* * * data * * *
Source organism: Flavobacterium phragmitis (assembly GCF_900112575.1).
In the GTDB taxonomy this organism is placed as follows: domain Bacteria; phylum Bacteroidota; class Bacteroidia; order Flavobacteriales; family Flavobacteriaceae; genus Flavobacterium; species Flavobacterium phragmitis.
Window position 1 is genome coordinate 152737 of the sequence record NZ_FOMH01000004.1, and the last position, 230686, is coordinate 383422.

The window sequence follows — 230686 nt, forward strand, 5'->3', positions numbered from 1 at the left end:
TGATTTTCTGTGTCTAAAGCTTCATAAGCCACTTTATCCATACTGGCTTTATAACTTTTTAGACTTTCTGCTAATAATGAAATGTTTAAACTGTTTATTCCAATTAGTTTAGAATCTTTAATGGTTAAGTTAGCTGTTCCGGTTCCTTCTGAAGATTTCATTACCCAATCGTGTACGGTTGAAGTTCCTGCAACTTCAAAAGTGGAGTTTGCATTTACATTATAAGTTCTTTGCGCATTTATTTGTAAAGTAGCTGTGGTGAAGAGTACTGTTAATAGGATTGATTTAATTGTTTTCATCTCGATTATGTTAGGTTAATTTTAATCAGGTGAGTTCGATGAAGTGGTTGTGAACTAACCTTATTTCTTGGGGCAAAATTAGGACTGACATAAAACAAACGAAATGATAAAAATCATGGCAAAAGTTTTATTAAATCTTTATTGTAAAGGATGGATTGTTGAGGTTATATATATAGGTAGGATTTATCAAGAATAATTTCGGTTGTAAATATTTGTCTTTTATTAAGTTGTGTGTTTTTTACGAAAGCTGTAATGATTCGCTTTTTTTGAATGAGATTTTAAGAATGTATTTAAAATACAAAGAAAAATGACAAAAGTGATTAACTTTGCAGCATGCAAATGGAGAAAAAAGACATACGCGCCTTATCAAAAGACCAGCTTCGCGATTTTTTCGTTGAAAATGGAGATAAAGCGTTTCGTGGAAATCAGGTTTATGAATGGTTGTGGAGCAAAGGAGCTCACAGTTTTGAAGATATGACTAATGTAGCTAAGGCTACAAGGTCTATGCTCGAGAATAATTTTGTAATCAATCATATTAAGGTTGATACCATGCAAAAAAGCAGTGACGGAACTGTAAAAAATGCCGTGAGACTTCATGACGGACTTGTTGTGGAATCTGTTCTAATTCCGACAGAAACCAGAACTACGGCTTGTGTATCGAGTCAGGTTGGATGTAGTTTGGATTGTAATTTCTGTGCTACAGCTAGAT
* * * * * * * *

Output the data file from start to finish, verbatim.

Source organism: Flavobacterium phragmitis (assembly GCF_900112575.1).
In the GTDB taxonomy this organism is placed as follows: domain Bacteria; phylum Bacteroidota; class Bacteroidia; order Flavobacteriales; family Flavobacteriaceae; genus Flavobacterium; species Flavobacterium phragmitis.
Window position 1 is genome coordinate 152737 of the sequence record NZ_FOMH01000004.1, and the last position, 230686, is coordinate 383422.

The window sequence follows — 230686 nt, forward strand, 5'->3', positions numbered from 1 at the left end:
TGATTTTCTGTGTCTAAAGCTTCATAAGCCACTTTATCCATACTGGCTTTATAACTTTTTAGACTTTCTGCTAATAATGAAATGTTTAAACTGTTTATTCCAATTAGTTTAGAATCTTTAATGGTTAAGTTAGCTGTTCCGGTTCCTTCTGAAGATTTCATTACCCAATCGTGTACGGTTGAAGTTCCTGCAACTTCAAAAGTGGAGTTTGCATTTACATTATAAGTTCTTTGCGCATTTATTTGTAAAGTAGCTGTGGTGAAGAGTACTGTTAATAGGATTGATTTAATTGTTTTCATCTCGATTATGTTAGGTTAATTTTAATCAGGTGAGTTCGATGAAGTGGTTGTGAACTAACCTTATTTCTTGGGGCAAAATTAGGACTGACATAAAACAAACGAAATGATAAAAATCATGGCAAAAGTTTTATTAAATCTTTATTGTAAAGGATGGATTGTTGAGGTTATATATATAGGTAGGATTTATCAAGAATAATTTCGGTTGTAAATATTTGTCTTTTATTAAGTTGTGTGTTTTTTACGAAAGCTGTAATGATTCGCTTTTTTTGAATGAGATTTTAAGAATGTATTTAAAATACAAAGAAAAATGACAAAAGTGATTAACTTTGCAGCATGCAAATGGAGAAAAAAGACATACGCGCCTTATCAAAAGACCAGCTTCGCGATTTTTTCGTTGAAAATGGAGATAAAGCGTTTCGTGGAAATCAGGTTTATGAATGGTTGTGGAGCAAAGGAGCTCACAGTTTTGAAGATATGACTAATGTAGCTAAGGCTACAAGGTCTATGCTCGAGAATAATTTTGTAATCAATCATATTAAGGTTGATACCATGCAAAAAAGCAGTGACGGAACTGTAAAAAATGCCGTGAGACTTCATGACGGACTTGTTGTGGAATCTGTTCTAATTCCGACAGAAACCAGAACTACGGCTTGTGTATCGAGTCAGGTTGGATGTAGTTTGGATTGTAATTTCTGTGCTACAGCTAGAT